Devastating Cuts to After-School

Lucy FriedmanThe Executive Budget for New York City released today at City Hall shows a devastating toll on comprehensive, daily after-school programs that support kids’ well-rounded education all across New York. Here are the numbers by borough:

  • Staten Island families would suffer a net loss of six programs supported by New York City’s Out-of-School Time (OST) initiative
  • Queens families would suffer a net loss of 29 programs
  • Bronx families would suffer a net loss of 31 programs
  • Manhattan would suffer a net loss of 34 programs
  • Brooklyn would suffer a net loss of 72 programs

Campaign for Children

The system will fall from its peak of serving 60,000 elementary and middle school students after school in 2009, to just 27,000 next year if this budget is not amended. To take one example, out of all the elementary schools in the borough of Manhattan, it looks like only 16 will have OST-backed after-school programs next year.

This past week, programs that face closure began to get the news. Since then, we’ve been hearing nothing but distress from schools, parents and community organizations who feel that a trust has been broken.

Imagine that you’re a parent who chose a public school for your kids in part because it has a highly regarded, daily after-school program that’s been operating for five or eight or even 10 years. Now this week you’re learning that this extension of your child’s education that you’ve counted on—not to mention the safekeeping of your kids until 5:30 or 6 every day that school is in session—will vanish over the summer.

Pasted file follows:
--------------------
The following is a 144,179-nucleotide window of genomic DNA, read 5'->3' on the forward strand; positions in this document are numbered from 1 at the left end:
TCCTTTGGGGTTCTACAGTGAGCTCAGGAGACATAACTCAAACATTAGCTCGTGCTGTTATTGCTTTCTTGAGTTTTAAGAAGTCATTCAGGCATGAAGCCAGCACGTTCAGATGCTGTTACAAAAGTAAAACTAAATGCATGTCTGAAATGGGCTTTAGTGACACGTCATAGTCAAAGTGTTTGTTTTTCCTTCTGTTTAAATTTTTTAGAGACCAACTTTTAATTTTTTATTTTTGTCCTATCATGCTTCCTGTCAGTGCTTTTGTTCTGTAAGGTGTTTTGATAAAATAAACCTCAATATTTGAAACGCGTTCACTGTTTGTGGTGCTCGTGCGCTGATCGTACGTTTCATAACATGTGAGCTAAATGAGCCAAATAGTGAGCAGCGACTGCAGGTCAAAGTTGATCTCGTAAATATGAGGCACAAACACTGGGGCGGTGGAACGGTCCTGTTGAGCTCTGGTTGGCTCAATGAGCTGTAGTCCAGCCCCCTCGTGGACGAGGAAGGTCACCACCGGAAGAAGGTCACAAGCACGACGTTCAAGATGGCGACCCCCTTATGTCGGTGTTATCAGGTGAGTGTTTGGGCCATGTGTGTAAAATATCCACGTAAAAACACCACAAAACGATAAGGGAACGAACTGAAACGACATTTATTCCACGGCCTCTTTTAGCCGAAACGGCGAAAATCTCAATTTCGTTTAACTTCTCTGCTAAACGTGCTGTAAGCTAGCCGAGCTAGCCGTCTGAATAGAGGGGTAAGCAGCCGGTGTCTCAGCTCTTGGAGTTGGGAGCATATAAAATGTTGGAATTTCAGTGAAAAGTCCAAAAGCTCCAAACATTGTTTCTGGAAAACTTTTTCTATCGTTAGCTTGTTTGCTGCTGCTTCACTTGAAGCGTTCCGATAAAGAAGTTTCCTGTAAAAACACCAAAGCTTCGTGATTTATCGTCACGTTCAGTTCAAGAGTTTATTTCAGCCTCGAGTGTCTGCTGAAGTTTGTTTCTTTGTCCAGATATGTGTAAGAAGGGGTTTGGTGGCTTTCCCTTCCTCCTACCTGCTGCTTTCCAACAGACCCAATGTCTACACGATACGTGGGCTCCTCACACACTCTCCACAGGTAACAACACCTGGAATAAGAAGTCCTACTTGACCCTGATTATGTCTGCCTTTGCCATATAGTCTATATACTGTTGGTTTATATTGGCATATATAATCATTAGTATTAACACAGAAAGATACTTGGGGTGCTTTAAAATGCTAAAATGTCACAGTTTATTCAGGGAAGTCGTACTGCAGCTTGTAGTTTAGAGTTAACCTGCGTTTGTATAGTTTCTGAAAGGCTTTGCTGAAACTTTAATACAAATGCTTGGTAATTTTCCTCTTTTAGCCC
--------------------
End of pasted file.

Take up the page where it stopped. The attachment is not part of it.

I’ve spoken before about how the magnitude of these cuts to New York’s OST system threaten quality, economies of scale, and the progress we’ve made toward expanding the time and ways kids can learn.

Today, I’m thinking of the shock waves rippling through schools, families and community organizations that have worked side-by-side with city government for years to improve the quality and sustainability of expanded learning opportunities. Principals and teachers have built critical working relationships with the community organizations that operate after-school programs in their schools. These community organizations are lifelines for families, supporting kids socially and emotionally against the hardships of poverty, helping students access mental health services or get the glasses they need to see their teachers, and giving kids extra academic support to be ready to move up to the next grade.

Now those relationships will be severed. I fear that as we dismantle the system, it could take years to build back again to what we’ve lost in talent, relationships and support for kids and families.

The city budget process is not over yet. Negotiations lie ahead. I have faith that our city leaders can find a way to save what many believe to be the best citywide after-school system in the nation, built by this Mayor and partners throughout the city.